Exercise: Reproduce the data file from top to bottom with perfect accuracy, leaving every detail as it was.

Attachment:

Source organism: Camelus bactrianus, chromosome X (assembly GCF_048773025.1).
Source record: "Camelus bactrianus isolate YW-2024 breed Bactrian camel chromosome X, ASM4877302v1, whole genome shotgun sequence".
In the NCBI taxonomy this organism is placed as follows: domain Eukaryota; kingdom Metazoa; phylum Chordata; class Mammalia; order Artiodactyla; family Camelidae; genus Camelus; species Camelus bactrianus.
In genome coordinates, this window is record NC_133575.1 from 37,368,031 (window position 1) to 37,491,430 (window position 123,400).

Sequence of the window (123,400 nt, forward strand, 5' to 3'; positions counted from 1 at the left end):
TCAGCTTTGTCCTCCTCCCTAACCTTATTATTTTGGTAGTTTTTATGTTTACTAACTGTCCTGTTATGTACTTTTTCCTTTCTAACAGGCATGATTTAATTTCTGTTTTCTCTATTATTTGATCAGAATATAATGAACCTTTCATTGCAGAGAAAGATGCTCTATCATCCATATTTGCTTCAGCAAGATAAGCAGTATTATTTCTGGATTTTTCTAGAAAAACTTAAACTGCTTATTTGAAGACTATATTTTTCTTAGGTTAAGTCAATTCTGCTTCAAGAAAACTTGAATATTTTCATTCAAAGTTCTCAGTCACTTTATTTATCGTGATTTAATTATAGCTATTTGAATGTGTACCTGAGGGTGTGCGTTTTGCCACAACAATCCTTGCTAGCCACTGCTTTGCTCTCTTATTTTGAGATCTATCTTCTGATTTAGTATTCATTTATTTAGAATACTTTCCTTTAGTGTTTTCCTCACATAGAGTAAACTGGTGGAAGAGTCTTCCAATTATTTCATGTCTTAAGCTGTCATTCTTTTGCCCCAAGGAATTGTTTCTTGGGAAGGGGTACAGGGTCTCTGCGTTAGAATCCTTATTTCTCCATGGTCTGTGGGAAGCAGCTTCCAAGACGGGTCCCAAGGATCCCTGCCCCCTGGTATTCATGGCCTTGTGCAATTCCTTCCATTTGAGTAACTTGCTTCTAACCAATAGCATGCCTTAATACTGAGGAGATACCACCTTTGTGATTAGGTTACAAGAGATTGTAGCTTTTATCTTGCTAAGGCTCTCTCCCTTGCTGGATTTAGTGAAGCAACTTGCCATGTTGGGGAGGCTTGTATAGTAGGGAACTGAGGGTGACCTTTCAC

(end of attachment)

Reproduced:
Source organism: Camelus bactrianus, chromosome X (assembly GCF_048773025.1).
Source record: "Camelus bactrianus isolate YW-2024 breed Bactrian camel chromosome X, ASM4877302v1, whole genome shotgun sequence".
In the NCBI taxonomy this organism is placed as follows: domain Eukaryota; kingdom Metazoa; phylum Chordata; class Mammalia; order Artiodactyla; family Camelidae; genus Camelus; species Camelus bactrianus.
In genome coordinates, this window is record NC_133575.1 from 37,368,031 (window position 1) to 37,491,430 (window position 123,400).

Sequence of the window (123,400 nt, forward strand, 5' to 3'; positions counted from 1 at the left end):
TCAGCTTTGTCCTCCTCCCTAACCTTATTATTTTGGTAGTTTTTATGTTTACTAACTGTCCTGTTATGTACTTTTTCCTTTCTAACAGGCATGATTTAATTTCTGTTTTCTCTATTATTTGATCAGAATATAATGAACCTTTCATTGCAGAGAAAGATGCTCTATCATCCATATTTGCTTCAGCAAGATAAGCAGTATTATTTCTGGATTTTTCTAGAAAAACTTAAACTGCTTATTTGAAGACTATATTTTTCTTAGGTTAAGTCAATTCTGCTTCAAGAAAACTTGAATATTTTCATTCAAAGTTCTCAGTCACTTTATTTATCGTGATTTAATTATAGCTATTTGAATGTGTACCTGAGGGTGTGCGTTTTGCCACAACAATCCTTGCTAGCCACTGCTTTGCTCTCTTATTTTGAGATCTATCTTCTGATTTAGTATTCATTTATTTAGAATACTTTCCTTTAGTGTTTTCCTCACATAGAGTAAACTGGTGGAAGAGTCTTCCAATTATTTCATGTCTTAAGCTGTCATTCTTTTGCCCCAAGGAATTGTTTCTTGGGAAGGGGTACAGGGTCTCTGCGTTAGAATCCTTATTTCTCCATGGTCTGTGGGAAGCAGCTTCCAAGACGGGTCCCAAGGATCCCTGCCCCCTGGTATTCATGGCCTTGTGCAATTCCTTCCATTTGAGTAACTTGCTTCTAACCAATAGCATGCCTTAATACTGAGGAGATACCACCTTTGTGATTAGGTTACAAGAGATTGTAGCTTTTATCTTGCTAAGGCTCTCTCCCTTGCTGGATTTAGTGAAGCAACTTGCCATGTTGGGGAGGCTTGTATAGTAGGGAACTGAGGGTGACCTTTCAC